Fighting Fraud on Faith: Federal Securities Regulation and the Limits of Disclosure


In the past ten years, Congress passed three major reform acts to address two diametrically opposed concerns: It first restrained what it believed was an excess of securities fraud litigation, then responded to an explosion of securities fraud. This Article contends that despite the competing provocations and ambitions of the reforms, they share an unwarranted adherence to the principle of disclosure as the best means to attack market malfeasance: The Article examines the basis for and consequences of that undeserved legislative fidelity. Applying behavioral economics and cultural theory to the recent legislation and its underpinnings, the Article concludes that a resilient faith in the integrity and possibilities of markets has displaced critical examination of market practices. Because Congress resists the more complex and irregular descriptions of markets that behavioral economists provide and instead relies ever more heavily on disclosure, legal models remain far too simple to capture much real world behavior – including the many possible permutations of fraud. This misplaced faith in the preventive power of disclosure impedes efforts to deter, detect and punish securities malfeasance. This Article suggests an alternative. Drawing on skeptical philosophy, it proposes a conceptual framework and practical reforms that avoid extremes and accommodate change. The skeptical approach advocated here acknowledges the benefits of disclosure, but contends that securities regulations also must recognize its limitations. The Article suggests that by questioning its assumptions, broadening its approach, and redirecting its resources toward a more diverse range of regulatory mechanisms, Congress could craft securities regulations that recognize the market’s imperfections and better protect its participants from fraud.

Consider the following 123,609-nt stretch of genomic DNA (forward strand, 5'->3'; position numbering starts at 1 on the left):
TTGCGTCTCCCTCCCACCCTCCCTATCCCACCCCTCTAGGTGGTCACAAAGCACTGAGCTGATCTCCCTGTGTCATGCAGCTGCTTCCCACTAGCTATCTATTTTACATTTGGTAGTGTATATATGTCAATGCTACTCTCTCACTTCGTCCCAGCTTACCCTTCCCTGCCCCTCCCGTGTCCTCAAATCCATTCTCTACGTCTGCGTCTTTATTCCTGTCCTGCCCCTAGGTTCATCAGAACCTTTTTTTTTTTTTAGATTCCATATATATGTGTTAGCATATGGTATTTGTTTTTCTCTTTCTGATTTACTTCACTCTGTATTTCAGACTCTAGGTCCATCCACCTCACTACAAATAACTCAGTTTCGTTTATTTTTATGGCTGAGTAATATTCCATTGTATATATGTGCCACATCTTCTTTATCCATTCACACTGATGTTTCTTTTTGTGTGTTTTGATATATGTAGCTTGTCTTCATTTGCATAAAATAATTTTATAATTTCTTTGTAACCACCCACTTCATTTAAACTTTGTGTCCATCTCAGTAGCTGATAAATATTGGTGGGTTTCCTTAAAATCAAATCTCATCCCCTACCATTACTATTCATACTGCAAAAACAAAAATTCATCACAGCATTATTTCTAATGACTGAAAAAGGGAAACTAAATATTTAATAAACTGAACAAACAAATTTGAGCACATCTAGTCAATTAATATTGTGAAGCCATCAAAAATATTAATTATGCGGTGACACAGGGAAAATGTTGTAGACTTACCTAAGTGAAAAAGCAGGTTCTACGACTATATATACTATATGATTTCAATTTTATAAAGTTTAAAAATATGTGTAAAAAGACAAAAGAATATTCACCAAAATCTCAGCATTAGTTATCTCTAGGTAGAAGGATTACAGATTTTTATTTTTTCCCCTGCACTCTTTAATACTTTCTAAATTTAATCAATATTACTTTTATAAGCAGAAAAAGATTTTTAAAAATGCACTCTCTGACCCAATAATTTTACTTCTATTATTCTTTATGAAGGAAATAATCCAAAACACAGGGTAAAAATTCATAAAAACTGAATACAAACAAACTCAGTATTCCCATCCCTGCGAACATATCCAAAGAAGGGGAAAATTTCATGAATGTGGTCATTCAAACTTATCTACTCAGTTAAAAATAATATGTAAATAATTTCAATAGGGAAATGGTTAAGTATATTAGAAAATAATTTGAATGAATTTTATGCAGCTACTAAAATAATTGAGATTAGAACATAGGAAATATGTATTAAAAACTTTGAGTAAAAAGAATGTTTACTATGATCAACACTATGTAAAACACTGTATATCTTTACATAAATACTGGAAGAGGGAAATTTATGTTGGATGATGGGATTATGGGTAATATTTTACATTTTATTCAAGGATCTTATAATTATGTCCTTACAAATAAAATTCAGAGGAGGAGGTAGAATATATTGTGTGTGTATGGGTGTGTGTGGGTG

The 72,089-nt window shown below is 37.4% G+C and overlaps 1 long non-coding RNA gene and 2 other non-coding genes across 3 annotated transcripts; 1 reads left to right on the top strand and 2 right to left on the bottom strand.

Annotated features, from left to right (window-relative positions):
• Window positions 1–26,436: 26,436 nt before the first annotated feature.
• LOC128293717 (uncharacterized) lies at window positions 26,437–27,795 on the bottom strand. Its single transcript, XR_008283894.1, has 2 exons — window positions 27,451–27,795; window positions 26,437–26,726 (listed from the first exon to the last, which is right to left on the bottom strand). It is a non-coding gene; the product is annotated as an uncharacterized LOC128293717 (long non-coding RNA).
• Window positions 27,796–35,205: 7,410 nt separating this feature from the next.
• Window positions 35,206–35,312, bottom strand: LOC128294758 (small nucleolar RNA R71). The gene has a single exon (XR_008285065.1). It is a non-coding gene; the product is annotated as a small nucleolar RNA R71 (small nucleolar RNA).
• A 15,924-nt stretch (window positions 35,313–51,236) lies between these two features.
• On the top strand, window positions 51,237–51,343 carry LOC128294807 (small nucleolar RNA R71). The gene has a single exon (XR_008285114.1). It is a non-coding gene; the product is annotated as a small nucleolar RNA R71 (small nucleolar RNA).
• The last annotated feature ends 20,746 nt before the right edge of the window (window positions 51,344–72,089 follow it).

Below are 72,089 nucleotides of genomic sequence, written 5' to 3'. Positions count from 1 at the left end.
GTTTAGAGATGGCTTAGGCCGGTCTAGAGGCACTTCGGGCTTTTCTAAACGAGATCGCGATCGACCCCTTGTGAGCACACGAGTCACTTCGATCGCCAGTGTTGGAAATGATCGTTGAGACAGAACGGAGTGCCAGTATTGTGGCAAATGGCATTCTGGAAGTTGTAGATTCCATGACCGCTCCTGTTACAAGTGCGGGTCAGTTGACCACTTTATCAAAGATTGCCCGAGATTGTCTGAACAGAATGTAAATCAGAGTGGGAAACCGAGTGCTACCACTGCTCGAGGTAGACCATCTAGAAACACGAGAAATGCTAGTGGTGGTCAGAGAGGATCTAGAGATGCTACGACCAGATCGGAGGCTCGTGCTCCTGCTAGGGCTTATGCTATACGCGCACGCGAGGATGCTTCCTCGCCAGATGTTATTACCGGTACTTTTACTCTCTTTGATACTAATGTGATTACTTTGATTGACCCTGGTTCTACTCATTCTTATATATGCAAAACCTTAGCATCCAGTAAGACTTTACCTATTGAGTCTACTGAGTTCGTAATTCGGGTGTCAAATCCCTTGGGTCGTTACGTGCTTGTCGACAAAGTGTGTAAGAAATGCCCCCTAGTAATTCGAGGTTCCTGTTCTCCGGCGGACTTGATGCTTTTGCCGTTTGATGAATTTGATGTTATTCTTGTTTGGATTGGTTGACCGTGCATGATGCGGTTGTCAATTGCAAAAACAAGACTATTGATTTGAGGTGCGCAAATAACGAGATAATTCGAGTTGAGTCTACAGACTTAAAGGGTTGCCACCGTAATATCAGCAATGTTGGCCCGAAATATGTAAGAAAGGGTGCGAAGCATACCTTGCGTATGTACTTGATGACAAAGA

Jurisdiction | Law | Law and Economics | Law and Society | Legislation | Securities Law

Date of this Version

September 2005